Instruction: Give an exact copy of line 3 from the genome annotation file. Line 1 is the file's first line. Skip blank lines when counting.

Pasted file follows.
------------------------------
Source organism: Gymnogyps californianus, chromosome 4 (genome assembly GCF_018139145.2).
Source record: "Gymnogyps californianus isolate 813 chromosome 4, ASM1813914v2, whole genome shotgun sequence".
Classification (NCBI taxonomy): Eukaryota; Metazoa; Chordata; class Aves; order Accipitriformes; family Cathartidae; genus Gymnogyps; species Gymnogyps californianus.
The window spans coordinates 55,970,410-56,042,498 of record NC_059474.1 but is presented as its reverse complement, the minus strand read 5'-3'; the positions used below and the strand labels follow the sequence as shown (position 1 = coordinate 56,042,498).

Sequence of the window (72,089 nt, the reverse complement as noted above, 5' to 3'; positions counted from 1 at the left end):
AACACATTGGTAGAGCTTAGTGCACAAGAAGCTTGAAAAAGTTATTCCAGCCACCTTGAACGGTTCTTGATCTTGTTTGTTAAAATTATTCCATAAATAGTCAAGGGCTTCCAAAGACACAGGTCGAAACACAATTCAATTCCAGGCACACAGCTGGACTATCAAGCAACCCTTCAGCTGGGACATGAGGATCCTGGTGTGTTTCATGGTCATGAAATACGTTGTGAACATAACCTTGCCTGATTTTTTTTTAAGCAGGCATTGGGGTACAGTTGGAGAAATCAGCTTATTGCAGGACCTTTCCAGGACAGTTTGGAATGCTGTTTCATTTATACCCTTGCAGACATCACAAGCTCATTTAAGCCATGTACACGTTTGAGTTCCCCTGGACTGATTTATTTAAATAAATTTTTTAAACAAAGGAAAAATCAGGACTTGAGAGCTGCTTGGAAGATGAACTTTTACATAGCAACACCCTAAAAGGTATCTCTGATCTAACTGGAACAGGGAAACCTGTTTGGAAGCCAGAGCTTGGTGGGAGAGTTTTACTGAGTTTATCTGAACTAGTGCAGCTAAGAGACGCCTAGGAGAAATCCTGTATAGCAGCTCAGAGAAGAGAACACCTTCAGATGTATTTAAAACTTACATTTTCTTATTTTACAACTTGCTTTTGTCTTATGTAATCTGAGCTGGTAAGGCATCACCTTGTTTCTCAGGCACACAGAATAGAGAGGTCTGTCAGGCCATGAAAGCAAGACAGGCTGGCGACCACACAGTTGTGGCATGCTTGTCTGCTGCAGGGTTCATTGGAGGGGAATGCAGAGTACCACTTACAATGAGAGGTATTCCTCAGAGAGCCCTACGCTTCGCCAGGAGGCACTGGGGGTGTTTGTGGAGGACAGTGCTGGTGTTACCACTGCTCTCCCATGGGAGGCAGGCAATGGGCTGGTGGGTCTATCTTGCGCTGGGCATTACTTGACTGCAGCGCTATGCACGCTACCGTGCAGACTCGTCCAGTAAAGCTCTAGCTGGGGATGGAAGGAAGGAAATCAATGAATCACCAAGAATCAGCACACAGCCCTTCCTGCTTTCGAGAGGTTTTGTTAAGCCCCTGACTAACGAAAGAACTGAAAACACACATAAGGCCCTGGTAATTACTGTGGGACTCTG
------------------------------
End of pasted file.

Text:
Classification (NCBI taxonomy): Eukaryota; Metazoa; Chordata; class Aves; order Accipitriformes; family Cathartidae; genus Gymnogyps; species Gymnogyps californianus.